[Price evolution of foods and nutriments in Mexico from 1973 to 2004]
Sommaire de l'article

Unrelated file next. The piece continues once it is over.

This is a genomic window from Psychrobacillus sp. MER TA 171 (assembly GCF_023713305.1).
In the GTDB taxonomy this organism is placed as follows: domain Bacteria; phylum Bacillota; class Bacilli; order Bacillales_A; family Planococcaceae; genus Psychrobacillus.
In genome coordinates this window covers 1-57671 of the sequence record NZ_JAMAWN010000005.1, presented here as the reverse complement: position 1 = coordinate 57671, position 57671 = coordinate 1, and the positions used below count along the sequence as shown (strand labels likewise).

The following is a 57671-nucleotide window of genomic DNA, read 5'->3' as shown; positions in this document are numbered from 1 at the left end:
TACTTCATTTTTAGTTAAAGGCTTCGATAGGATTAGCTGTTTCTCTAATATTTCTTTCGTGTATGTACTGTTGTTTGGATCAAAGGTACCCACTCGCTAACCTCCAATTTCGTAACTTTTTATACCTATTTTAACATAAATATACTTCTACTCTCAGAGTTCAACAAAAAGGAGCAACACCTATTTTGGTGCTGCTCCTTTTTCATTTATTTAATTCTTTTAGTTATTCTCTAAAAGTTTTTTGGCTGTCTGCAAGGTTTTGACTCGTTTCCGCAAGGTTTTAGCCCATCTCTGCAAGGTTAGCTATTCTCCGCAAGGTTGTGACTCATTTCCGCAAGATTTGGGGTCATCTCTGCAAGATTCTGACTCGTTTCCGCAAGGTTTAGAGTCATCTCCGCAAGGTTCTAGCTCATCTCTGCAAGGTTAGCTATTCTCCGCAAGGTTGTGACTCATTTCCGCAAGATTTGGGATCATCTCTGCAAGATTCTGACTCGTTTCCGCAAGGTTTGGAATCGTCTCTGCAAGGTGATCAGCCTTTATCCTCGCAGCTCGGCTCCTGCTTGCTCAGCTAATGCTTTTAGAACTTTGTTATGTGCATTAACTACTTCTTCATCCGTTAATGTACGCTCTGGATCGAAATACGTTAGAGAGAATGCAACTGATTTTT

The aim of this study was to know the price changes of foods and nutriments in Mexico during the last three decades. To this end, two sets of data were analyzed: the National Consumer Prices Index for 1973 to 2003, and quotations of food prices for 1990, 1995, 2000 and 2004. Cost estimates were calculated for 100 kcal, 10 g of saturated fat, 100 mg of cholesterol, 10 g of fiber and 1 mg of iron. Regression models were used to analyze the association between nutrient and energy's costs and energetic and nutrimental densities. Our results lead to infer that that in Mexico, the structure of foods prices differed between the eighties and the nineties decades. In the former, vegetables and corn and wheat derived foods had the lowest price increment, whereas their price had the largest increment in the following decade. On the other hand, the prices of fresh meat of cattle and pig, and of fish and seafood rose during the eighties but became cheaper during the nineties. The differences in prices of the meat are inversely related to their energy density and nutrimental value: lean meat became more expensive that those with more fat (i.e., more energy and cholesterol). Canned fish (tuna and sardine), eggs and poultry became cheaper at the turn of the eighties. The prices of the majority of oils and fats have increased less than the inflation of the group of food. Processed and industrialized foods became cheaper than the fresh ones. The energy density of the foods is negatively correlated to their cost. The implications of our results are discussed in terms of public policies.